1-Methylcyclopropene extends postharvest quality of grape tomato fruit harvested at advanced ripeness stage
Sargent, S A
Huber, D J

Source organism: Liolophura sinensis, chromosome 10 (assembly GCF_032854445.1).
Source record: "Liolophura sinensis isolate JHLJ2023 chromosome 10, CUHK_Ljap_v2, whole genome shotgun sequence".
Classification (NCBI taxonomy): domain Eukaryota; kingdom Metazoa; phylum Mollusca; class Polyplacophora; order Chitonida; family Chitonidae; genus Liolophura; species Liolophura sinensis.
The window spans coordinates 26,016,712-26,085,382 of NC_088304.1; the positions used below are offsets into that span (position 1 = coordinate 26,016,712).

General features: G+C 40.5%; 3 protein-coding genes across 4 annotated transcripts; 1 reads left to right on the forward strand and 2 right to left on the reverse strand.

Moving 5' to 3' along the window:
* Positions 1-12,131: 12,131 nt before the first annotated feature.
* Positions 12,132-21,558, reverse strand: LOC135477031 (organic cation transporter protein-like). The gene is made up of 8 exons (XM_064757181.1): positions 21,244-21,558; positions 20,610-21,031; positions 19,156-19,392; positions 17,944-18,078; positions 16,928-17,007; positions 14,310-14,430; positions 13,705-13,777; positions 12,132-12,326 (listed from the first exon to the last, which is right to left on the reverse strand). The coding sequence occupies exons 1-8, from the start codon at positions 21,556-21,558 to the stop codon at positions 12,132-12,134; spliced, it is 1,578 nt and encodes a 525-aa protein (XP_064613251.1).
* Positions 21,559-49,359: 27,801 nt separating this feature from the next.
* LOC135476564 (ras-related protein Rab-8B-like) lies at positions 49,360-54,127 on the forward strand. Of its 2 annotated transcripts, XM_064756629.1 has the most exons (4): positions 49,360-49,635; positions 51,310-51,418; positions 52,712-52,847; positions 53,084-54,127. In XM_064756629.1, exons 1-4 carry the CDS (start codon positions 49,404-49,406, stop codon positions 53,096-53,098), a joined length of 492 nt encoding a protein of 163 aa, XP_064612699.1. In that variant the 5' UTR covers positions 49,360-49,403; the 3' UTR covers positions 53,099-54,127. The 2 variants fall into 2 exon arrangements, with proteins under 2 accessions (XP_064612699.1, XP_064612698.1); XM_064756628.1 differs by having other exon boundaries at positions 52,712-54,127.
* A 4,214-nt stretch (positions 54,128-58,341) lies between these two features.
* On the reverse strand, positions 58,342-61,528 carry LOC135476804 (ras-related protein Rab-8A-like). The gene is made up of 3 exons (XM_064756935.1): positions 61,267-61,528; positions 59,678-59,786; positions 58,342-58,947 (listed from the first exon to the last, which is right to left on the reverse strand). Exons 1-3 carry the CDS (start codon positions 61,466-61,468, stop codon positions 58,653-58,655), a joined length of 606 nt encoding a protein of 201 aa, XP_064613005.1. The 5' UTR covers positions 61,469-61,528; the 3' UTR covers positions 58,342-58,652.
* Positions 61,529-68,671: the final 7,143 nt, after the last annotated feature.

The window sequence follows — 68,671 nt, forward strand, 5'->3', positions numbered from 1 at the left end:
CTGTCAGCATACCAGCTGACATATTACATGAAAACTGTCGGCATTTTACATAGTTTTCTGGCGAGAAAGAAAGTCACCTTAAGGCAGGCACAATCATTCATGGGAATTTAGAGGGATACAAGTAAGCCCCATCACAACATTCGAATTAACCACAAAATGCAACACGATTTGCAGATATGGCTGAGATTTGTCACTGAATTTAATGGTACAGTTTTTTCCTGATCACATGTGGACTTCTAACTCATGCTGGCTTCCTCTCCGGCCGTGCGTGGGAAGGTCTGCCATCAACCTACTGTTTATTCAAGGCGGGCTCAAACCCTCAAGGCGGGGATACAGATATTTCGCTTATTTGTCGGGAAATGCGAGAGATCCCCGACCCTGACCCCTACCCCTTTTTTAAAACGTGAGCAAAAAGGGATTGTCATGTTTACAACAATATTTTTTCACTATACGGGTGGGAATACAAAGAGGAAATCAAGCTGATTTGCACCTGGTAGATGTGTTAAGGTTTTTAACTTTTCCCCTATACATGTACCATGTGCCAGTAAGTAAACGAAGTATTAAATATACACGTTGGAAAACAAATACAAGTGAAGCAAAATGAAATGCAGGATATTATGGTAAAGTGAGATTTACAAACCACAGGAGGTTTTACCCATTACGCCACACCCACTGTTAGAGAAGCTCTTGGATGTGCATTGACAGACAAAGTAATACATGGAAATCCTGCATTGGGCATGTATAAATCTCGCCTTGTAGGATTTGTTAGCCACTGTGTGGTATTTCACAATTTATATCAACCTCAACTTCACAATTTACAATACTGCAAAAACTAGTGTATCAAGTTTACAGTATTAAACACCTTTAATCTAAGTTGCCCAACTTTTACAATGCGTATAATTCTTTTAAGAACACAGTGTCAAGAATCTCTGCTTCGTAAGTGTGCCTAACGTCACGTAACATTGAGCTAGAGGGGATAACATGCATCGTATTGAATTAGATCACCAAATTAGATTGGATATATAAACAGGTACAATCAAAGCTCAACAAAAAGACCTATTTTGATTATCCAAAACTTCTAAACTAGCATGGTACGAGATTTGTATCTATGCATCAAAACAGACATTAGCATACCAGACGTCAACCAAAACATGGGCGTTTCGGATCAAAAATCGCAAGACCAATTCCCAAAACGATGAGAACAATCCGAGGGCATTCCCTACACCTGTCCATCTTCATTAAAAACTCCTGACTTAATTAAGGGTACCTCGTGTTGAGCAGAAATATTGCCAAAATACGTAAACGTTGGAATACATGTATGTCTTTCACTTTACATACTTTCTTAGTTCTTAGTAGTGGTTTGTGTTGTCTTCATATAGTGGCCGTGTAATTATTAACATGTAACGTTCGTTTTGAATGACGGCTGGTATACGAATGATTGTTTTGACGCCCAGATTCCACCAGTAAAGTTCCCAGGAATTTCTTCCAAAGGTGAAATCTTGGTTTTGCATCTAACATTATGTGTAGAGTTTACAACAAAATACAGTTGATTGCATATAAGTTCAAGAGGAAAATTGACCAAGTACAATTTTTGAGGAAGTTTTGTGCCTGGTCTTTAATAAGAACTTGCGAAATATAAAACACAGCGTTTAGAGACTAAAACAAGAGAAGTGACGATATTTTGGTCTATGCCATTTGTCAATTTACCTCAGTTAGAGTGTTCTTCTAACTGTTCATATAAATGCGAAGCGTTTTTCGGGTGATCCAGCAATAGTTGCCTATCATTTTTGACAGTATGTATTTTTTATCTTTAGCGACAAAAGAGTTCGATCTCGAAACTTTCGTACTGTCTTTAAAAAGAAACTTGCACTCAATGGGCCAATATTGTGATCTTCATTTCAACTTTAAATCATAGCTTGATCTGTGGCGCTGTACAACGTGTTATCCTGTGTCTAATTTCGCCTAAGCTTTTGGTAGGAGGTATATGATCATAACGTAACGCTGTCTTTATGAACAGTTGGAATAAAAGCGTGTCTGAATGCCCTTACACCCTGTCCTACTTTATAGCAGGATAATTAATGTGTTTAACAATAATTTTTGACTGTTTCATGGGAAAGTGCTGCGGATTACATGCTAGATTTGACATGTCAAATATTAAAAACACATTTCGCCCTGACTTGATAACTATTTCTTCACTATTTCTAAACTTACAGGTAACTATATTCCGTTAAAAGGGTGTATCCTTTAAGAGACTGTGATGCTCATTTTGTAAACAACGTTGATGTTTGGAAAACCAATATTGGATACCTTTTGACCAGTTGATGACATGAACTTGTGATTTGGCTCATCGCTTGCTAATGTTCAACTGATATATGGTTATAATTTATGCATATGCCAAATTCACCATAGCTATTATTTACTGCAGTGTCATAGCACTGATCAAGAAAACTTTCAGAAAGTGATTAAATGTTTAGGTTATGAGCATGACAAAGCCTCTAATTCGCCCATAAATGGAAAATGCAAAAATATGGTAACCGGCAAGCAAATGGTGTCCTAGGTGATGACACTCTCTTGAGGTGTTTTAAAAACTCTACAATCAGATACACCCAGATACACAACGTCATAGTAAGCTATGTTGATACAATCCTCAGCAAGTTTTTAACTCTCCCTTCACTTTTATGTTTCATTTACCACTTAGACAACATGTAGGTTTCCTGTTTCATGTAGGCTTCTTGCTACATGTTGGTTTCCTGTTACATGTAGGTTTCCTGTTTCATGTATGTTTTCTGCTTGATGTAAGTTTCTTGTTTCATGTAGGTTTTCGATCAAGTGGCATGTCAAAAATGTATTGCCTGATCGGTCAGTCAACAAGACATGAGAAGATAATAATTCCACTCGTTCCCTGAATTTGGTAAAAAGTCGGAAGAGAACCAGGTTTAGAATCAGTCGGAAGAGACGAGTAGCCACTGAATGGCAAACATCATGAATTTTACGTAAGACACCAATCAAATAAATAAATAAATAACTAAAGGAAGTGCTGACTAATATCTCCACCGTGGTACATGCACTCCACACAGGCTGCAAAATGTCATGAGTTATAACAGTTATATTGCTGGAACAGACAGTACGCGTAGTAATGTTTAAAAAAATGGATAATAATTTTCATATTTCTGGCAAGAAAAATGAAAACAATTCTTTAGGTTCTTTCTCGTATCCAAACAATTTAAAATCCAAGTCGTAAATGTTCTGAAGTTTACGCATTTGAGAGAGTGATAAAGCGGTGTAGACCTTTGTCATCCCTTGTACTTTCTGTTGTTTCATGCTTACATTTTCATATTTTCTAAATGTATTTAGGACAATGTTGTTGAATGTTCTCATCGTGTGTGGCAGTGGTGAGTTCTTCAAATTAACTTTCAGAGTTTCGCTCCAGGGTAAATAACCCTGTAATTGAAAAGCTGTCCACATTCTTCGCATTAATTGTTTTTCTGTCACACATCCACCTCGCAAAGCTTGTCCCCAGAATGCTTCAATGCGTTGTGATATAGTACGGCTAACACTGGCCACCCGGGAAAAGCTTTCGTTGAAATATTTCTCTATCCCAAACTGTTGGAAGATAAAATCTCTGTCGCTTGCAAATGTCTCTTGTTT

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Box 110690, Gainesville, FL, 32611-0690 Grape tomato fruit (Lycopersicon esculentum Mill., cv. Santa) harvested at light-red and full-red stages, were randomized into rigid, vented clamshell containers (473 mL volume; n = 20), treated with 1 µL·L –1-methylcyclopropene (1-MCP) for 24 h at 20 °C and stored at 20 °C. Light-red harvested fruits treated with 1-MCP had 56% lower respiration rate (3.8 mL/kg/h) than untreated fruits on day 1of storage; by day 7 these rates had converged at about 2 mL/kg/h. Ethylene production from light-red harvested tomatoes treated with 1-MPC was 24% lower (2.3 µL/kg/h) than untreated, with rates converging by day 11. For full-red harvested tomatoes, 1-MCP had similar effects on respiration and ethylene production, although convergence occurred earlier, by day 5. Fruit harvested at light-red stage had lower soluble solids content (4.3%) than fruit harvested at full-ripe stage (5.5%). In a second test, full-red harvested tomatoes were treated with several combinations of 1-MCP concentrations (µL·L –1) and exposure times (h), namely 1/24, 5/6, 5/12, 25/6, 25/12, 50/6 or 50/12, and stored at 20 °C. There were no treatment effects on surface and locular gel hue angle (38 and 57 degrees, respectively), pulp soluble solids content (6.6%), pH (4.3), total titratable acidity (0.65%) or firmness. Marketable life (>15% of fruits soft, decayed and/or shriveled) for untreated and treated tomatoes was 6 and 7 d, respectively. In a third test, full-red harvested tomatoes were treated with 1 µL·L –1-MCP for 24 h at either 13 or 20 °C, stored for 4 d at 13 °C then transferred to 20 °C to simulate commercial practices. Marketable life for 1-MCP untreated and treated tomatoes was 7 and 8 d, respectively; treatment temperature had no effect
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